The IRP 2010 20 year electricity capacity plan is crucial towards determining South Africa’s long-term electricity demand, as well as how this demand should be met in terms of generating capacity, type, timing and cost.  At current projected GDP rates, South Africa is looking at another 120 – 140 years of coal consumption, which is twice as long as uranium will last. Within the next 150 years, or at least within the next 80 years, renewable energies will need a substantial investment in order to meet electricity demand and pick up the eventual shortfall of uranium and coal… (more)

by Mike Rycroft, Mark Botha and Chris Yelland, EE Publishers
 
It is well known that the price of electricity in South Africa has been too low for years. The generation capacity crisis in 2008 prompted a review of Eskom’s build programme and associated funding plan. The original expectation was that there would be a short-duration adjustment to bring prices to the correct level, and thereafter electricity prices increases would follow inflation. But the adjustment did not develop in line with expectations, and price increases much higher than inflation are expected for many years to come… (more)

by Chris Yelland, managing director, EE Publishers

In recent months and at various venues Eskom has been lobbying and punting the view that a new dispensation and enabling environment is required for the utility to secure the cheap and abundant supplies of coal needed for its current and future fleet of coal-fired power stations. When pressed for details, Eskom officials become a little coy. But stripping aside the euphemisms, what Eskom is saying is that, in the light of higher global demand and world market prices for even the low-grade coal used in Eskom power stations, the utility is having difficulty matching these prices and contracting on a voluntary basis with the coal miners to secure its medium and long-term coal supplies… (more)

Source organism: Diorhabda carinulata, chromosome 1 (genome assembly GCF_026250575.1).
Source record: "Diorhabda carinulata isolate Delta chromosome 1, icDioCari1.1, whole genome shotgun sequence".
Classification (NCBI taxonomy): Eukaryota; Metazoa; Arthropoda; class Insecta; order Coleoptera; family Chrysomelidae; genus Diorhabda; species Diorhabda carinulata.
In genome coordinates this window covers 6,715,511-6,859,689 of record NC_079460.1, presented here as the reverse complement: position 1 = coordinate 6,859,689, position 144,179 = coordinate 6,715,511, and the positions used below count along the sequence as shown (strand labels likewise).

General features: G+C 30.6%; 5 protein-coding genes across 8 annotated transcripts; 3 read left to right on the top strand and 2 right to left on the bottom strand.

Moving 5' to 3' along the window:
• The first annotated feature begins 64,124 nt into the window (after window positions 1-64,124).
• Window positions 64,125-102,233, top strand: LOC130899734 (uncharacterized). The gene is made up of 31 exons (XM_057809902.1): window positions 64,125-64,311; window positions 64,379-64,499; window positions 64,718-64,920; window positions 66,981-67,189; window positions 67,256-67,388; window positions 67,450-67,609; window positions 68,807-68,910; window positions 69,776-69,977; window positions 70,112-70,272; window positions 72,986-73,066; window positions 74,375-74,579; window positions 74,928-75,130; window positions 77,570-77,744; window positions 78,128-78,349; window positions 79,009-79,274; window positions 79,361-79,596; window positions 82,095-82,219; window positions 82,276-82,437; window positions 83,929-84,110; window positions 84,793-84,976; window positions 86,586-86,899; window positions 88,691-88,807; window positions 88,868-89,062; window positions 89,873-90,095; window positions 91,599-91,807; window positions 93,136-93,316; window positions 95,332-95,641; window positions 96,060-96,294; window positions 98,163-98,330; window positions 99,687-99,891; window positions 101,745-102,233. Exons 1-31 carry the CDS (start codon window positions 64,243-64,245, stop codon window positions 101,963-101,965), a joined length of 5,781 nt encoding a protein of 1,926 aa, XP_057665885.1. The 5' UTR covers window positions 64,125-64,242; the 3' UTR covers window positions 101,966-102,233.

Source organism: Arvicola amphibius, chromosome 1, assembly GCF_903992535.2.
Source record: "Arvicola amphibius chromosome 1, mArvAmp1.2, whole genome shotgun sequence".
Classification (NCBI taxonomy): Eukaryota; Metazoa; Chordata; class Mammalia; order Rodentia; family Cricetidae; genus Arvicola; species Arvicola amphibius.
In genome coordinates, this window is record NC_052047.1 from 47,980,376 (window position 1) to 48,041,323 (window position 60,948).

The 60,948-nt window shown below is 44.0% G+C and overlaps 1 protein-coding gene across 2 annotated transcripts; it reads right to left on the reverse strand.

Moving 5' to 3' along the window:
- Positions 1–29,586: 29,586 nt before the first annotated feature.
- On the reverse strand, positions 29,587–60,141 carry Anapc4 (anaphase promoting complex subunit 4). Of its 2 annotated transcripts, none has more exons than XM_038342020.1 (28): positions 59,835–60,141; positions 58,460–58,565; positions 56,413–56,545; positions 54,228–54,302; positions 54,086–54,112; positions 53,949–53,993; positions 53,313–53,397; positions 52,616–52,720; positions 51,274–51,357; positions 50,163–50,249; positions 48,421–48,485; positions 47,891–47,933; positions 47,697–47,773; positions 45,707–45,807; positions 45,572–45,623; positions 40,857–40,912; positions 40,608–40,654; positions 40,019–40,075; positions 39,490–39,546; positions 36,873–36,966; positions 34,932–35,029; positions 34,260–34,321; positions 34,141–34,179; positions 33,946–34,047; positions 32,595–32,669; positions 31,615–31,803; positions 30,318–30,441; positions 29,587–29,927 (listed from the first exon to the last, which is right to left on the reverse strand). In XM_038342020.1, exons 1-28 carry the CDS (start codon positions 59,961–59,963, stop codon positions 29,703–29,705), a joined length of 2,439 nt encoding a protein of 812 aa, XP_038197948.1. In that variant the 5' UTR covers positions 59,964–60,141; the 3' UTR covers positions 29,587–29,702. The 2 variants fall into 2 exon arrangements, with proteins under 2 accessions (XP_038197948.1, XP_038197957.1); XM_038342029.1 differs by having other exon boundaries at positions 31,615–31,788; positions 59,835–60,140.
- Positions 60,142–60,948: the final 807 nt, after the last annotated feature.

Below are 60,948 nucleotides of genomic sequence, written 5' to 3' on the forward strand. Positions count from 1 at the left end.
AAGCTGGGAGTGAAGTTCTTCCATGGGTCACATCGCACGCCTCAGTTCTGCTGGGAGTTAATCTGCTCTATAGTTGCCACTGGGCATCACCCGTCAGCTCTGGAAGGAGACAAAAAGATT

by Mike Rycroft, editor of Energize

This article was first published in Critical Thinking Forum, a supplement to the Mail & Guardian, www.mg.co.za.

Three announcements in the last few weeks have created new hope that the long-awaited renewable energy (RE) programme will get underway, namely: the request-for-information on renewable energy projects from the Department of Energy (DoE); the announcement by the minister of energy of the establishment of a solar park in the Upington area; and the release of the draft integrated resource plan for electricity (IRP2010) for public comment… (more)

by EE Publishers staff reporter
 
Various media have already reported Anglo American CEO Cynthia Carroll as saying that Anglo would consider investing in a power station if necessary. Fin24 has reported sighting documents showing that Anglo is being considered as an investor in Kusile, the R142-billion coal-fired power station being built near Delmas, in which Eskom is seeking a 30% to 49% private equity partner, although this has since been denied. Now the Anglo website has officially announced its study for the construction of a new coal-fired power station using circulating fluidised-bed combustion technology. What will be next?… (more)